The EU's single market for goods is well-established, but there are still many restrictions preventing people from exercising their profession in other member states. The EU services directive - also known as the Bolkestein directive after the Dutch commissioner who first proposed it - was designed to make this easier. The EP's internal market committee held a hearing on 20 February to discuss if the directive has managed to deliver after being in force for more than three years.
We talked to committee chair Malcolm Harbour, a British member of the ECR group, about the directive that proved controversial when it was first proposed. Opponents were worried it could lead to competition between workers in different parts of the EU, but supporters said it could boost business and help to improve services.
The services directive was supposed to remove barriers to cross-border provision of services. Did it succeed?
The requirement on member states was to examine all the internal legislation that was discriminating against service providers and remove that legislation. It has had a significant effect. There has been a lot of legislation repealed.
In many cases those restrictions also applied to services and businesses within the country itself. There’s been a change and improvement in regulatory policies for domestic providers.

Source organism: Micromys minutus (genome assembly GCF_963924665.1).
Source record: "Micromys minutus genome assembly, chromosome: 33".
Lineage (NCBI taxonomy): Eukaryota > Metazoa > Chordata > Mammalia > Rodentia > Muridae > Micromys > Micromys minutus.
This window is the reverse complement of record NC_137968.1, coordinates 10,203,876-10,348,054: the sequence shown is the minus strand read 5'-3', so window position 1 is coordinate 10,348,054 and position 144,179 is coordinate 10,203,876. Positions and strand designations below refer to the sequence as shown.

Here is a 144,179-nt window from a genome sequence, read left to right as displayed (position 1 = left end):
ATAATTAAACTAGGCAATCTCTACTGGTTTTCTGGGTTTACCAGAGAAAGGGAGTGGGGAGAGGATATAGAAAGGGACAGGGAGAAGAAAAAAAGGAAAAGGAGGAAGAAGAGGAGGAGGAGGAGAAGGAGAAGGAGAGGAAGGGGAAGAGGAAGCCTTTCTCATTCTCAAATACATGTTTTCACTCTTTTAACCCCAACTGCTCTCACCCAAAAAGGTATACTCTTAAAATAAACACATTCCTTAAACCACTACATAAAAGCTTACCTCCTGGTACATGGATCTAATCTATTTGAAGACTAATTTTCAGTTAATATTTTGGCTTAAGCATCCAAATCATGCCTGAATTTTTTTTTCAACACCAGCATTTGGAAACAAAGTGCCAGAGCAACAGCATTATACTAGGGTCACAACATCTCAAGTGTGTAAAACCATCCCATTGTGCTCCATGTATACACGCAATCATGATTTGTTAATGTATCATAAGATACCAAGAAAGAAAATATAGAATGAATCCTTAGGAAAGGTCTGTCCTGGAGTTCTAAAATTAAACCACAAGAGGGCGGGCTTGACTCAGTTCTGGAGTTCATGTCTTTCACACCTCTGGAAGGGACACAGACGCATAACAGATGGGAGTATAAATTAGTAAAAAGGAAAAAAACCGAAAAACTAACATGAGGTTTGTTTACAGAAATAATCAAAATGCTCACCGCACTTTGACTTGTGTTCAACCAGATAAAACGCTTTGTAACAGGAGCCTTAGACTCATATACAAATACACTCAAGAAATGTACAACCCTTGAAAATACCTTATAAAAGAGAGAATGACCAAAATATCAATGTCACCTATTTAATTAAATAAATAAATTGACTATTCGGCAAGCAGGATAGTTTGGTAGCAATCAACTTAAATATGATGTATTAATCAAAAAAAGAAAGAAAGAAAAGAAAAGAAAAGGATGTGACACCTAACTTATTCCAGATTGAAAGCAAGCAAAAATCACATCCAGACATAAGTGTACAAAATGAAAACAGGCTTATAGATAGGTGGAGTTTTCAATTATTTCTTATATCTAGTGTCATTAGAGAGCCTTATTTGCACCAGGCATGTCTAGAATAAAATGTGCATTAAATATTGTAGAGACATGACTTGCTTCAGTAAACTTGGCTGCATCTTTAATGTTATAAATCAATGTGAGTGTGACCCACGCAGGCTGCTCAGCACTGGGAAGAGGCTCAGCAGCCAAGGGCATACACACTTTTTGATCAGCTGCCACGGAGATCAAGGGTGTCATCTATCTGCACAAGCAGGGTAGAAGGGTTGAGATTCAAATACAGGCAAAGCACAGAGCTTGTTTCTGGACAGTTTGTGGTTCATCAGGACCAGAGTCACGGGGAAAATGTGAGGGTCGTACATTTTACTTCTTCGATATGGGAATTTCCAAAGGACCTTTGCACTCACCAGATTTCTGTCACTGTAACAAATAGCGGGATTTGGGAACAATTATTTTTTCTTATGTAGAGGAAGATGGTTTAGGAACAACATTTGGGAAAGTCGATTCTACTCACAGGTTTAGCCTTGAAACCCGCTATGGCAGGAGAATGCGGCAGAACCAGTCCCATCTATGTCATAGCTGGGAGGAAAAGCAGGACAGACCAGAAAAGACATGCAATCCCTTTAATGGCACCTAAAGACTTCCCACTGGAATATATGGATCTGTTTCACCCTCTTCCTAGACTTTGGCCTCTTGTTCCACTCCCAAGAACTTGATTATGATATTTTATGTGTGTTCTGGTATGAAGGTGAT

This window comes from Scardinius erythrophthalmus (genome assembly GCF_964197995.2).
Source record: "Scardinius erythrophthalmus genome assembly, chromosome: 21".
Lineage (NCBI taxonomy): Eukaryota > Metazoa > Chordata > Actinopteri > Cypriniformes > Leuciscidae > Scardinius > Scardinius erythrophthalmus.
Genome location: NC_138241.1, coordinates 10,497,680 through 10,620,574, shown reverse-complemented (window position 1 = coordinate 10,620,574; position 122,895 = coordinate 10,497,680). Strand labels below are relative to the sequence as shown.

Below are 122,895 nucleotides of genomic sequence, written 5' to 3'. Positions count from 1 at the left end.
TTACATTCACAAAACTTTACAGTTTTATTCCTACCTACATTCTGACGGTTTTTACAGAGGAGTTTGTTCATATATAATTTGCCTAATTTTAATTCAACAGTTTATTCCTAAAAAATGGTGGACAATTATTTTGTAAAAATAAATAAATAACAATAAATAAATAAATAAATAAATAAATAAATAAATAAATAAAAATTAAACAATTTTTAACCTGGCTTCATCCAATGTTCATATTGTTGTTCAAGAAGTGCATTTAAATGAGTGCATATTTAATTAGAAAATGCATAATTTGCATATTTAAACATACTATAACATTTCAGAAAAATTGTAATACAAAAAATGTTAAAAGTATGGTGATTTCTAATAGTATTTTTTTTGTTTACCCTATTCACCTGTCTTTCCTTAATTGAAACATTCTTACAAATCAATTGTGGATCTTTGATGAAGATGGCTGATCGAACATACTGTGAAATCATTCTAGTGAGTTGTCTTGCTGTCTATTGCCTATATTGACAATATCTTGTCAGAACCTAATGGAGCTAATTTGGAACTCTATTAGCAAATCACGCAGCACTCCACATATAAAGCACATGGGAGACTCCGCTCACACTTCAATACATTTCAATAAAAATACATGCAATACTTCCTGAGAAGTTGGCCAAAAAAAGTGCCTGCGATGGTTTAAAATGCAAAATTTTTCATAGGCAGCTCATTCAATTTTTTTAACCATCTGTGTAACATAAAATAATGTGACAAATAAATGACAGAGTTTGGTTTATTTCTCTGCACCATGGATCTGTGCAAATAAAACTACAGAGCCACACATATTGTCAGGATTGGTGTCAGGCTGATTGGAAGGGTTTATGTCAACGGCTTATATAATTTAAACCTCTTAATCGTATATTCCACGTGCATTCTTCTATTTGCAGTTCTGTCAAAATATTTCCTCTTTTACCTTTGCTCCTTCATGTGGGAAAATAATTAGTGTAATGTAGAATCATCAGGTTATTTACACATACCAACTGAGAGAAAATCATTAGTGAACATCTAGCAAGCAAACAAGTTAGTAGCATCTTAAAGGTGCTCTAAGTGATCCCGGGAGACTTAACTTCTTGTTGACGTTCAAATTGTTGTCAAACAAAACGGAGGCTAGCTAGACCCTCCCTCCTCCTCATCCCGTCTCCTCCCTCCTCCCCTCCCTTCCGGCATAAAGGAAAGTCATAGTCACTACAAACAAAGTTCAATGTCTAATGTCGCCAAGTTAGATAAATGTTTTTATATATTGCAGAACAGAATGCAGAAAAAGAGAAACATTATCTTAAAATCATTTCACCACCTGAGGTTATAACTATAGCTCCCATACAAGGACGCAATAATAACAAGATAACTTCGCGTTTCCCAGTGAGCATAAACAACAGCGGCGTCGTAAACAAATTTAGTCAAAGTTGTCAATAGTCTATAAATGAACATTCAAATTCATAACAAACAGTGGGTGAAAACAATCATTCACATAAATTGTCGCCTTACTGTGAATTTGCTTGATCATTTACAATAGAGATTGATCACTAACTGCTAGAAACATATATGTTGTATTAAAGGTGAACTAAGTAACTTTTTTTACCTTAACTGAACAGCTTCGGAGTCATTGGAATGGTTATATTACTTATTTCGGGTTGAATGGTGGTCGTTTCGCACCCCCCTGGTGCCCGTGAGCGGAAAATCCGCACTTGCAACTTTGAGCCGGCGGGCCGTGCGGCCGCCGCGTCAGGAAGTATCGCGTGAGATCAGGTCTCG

But there are still some problems?
Member states are still retaining too much restrictive legislation. There is an entitlement under the directive to be able to restrict access to services from other countries on public interest grounds. That public interest defence has been used much too widely where actually it would be good for consumers have more competition.
The second thing is actually encouraging the businesses to take advantage of it. We have the instruments and information there. But we haven’t promoted them to prospective customers.
There is still plenty of room for improvement.
So the ball is now in the member states’ court. What’s the role of the EP in this?
We only have persuasive powers. The European Commission has some legislative instruments but they are very blunt weapons. The instruments we have are to put these things on a public platform. This is the role of politicians: to talk about it. So that’s why we had a hearing on 20 February.
We’ve done more reports on the implementation of services directive than on any other piece of legislation that I can think of. And that was because this directive itself is only here because of the advocacy of the Parliament. In fact, the Parliament was able to broker a compromise with the member states.